Merck Manual

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Bacterial Tracheitis

By

Rajeev Bhatia

, MD, Phoenix Children's Hospital

Last full review/revision Jul 2020| Content last modified Jul 2020
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NOTE: This is the Consumer Version. DOCTORS: Click here for the Professional Version
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Bacterial tracheitis is a serious infection of the windpipe (trachea) caused by bacteria.

Bacterial tracheitis is rare and can affect children of any age. The bacteria Staphylococcus aureus and streptococci are most frequently the cause. The infection develops suddenly and is characterized by a loud squeaking noise (stridor) when the child breathes in, high fever, and often large amounts of pus-filled secretions.

Rarely, bacterial tracheitis develops as a complication of croup or endotracheal intubation (insertion of a plastic breathing tube through the mouth or nose into the trachea—see Mechanical Ventilation).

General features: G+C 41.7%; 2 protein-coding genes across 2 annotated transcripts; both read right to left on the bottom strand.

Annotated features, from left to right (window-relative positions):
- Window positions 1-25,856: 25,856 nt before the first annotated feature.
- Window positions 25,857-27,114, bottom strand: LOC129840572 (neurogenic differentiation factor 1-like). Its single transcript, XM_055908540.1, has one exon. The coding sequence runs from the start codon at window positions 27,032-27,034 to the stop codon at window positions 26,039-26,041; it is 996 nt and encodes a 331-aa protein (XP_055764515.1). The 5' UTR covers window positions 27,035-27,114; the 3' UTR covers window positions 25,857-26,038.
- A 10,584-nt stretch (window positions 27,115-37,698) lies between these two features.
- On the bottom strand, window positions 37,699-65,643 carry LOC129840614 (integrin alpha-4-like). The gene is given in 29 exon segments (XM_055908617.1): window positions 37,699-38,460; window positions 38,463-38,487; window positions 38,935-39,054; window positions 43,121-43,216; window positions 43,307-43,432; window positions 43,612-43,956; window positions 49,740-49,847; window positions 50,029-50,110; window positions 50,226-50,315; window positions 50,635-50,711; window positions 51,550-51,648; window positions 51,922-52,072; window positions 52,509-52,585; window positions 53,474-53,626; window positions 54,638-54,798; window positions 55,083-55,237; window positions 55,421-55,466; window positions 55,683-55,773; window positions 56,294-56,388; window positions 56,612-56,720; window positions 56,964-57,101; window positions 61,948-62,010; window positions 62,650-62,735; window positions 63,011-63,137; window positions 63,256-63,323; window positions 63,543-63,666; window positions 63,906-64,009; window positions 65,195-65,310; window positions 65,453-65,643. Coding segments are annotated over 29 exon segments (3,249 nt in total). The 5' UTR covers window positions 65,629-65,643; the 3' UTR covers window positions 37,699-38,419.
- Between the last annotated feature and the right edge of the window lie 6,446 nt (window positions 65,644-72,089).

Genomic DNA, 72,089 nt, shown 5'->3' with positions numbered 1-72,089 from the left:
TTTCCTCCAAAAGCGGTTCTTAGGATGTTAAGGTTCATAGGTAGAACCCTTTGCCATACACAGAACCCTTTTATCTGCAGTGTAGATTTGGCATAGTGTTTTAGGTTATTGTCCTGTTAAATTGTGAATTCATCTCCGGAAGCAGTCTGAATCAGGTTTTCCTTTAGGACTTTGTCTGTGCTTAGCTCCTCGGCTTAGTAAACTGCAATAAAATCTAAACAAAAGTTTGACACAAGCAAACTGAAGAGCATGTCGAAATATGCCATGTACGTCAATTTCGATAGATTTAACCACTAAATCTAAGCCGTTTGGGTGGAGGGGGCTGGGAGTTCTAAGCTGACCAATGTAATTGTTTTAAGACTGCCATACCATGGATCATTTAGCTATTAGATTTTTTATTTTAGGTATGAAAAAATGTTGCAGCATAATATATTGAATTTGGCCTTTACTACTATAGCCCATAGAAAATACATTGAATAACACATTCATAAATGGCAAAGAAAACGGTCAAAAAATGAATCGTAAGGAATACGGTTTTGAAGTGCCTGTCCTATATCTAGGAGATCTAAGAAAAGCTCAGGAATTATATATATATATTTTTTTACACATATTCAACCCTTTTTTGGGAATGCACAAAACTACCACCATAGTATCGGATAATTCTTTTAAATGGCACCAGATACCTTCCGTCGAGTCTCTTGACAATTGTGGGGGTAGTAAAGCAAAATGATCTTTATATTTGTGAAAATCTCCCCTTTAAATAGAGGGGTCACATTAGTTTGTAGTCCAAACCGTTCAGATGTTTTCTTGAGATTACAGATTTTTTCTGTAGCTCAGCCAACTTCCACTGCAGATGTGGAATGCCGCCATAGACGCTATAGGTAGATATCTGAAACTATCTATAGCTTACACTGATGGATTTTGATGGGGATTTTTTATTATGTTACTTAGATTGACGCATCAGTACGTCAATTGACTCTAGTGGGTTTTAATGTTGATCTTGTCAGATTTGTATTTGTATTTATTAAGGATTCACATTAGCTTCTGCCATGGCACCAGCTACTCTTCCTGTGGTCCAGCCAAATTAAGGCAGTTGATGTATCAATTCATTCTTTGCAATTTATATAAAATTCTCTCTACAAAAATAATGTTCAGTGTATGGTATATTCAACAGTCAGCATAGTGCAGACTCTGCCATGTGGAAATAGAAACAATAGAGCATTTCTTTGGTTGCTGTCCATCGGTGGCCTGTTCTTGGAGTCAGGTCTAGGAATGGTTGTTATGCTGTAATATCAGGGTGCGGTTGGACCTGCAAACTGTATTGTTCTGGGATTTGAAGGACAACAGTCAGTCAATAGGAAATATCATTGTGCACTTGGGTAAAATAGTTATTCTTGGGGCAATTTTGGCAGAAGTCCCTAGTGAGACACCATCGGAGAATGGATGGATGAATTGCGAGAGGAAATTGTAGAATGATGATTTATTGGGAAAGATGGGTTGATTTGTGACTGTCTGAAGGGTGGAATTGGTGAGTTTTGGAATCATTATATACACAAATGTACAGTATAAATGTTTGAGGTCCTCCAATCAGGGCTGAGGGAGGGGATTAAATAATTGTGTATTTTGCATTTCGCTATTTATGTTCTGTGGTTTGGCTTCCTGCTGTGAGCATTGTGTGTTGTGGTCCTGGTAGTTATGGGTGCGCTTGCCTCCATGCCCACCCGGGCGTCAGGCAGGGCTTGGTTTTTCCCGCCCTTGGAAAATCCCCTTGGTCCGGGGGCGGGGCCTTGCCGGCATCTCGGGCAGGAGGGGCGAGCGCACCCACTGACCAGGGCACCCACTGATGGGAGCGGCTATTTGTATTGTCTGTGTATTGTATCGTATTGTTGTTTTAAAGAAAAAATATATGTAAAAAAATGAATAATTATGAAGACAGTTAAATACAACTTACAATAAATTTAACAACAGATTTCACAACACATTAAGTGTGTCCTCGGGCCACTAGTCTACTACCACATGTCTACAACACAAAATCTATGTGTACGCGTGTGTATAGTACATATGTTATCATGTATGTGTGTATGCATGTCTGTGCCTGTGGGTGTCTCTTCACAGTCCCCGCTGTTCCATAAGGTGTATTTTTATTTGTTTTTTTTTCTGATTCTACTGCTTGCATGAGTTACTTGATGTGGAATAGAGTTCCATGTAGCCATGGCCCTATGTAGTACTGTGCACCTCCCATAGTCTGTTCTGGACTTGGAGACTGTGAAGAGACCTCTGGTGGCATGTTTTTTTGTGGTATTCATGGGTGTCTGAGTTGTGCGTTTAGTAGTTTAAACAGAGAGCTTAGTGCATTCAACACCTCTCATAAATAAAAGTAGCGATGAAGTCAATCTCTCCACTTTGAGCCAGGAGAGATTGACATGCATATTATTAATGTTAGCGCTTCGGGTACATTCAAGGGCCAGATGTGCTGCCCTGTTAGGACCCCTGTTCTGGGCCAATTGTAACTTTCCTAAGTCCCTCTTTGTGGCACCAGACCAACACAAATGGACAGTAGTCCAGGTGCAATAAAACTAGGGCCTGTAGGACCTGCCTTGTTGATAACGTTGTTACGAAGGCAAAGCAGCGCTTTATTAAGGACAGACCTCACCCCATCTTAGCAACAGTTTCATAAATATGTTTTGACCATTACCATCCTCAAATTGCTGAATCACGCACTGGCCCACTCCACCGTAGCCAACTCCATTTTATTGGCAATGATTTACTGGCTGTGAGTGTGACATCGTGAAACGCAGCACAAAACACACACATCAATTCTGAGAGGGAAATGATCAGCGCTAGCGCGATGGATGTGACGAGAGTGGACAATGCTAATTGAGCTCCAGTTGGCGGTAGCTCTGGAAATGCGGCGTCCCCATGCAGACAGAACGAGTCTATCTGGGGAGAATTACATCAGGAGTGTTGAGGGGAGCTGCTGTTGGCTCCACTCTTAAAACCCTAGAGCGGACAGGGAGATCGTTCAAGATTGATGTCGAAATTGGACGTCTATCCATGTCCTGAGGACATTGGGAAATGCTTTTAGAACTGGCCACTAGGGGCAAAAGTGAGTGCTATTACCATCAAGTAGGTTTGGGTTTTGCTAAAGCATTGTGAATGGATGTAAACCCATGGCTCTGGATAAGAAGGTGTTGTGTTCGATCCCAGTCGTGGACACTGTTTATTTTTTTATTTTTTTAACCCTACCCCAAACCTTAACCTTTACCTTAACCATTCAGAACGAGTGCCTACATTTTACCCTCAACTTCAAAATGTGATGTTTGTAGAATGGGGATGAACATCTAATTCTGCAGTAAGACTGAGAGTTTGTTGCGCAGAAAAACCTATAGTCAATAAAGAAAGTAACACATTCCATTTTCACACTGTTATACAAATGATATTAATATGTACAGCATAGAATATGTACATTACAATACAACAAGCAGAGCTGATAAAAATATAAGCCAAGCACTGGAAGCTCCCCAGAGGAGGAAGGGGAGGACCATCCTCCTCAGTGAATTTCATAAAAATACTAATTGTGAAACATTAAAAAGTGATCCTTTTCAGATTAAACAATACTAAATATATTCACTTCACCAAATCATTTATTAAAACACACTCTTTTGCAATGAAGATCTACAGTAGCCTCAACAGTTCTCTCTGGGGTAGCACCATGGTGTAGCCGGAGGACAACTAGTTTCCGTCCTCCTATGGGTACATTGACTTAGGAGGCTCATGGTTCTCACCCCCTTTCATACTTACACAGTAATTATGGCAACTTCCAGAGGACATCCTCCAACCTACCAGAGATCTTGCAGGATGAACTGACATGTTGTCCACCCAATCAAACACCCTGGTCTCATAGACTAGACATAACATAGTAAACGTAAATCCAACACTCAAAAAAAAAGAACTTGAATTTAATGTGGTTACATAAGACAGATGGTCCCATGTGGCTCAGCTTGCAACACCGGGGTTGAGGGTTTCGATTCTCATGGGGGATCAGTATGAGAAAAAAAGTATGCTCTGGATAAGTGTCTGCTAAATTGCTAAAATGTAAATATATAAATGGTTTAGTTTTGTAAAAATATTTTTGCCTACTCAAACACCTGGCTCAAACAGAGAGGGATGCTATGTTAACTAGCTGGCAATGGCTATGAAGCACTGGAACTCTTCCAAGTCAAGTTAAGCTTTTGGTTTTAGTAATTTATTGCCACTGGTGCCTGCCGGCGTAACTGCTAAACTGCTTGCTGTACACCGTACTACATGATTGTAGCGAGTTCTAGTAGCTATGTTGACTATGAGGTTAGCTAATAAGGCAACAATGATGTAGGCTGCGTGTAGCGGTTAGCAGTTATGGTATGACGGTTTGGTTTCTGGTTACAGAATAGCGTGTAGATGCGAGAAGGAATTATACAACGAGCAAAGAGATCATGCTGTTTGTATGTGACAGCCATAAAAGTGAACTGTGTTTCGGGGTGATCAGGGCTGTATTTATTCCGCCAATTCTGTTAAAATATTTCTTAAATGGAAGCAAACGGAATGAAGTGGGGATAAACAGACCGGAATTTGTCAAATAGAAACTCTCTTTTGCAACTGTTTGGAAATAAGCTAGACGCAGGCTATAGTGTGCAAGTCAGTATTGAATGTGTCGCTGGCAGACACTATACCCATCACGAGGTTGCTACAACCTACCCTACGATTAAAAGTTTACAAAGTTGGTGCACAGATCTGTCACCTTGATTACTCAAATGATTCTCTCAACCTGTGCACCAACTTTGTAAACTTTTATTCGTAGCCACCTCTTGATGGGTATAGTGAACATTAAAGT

Diagnosis

  • Laryngoscopy

  • Neck x-rays

A doctor bases the diagnosis of bacterial tracheitis on symptoms.

To confirm the diagnosis, a doctor examines the throat with a thin viewing tube (laryngoscope). X-rays often are taken of the neck to show the abnormalities that distinguish bacterial tracheitis from croup.

Treatment

  • Endotracheal intubation

  • Antibiotics

With treatment, most children recover completely.

Very ill children require endotracheal intubation. The tube keeps the airway from swelling shut.

Intravenous antibiotics are given to treat the infection.

NOTE: This is the Consumer Version. DOCTORS: Click here for the Professional Version
Click here for the Professional Version

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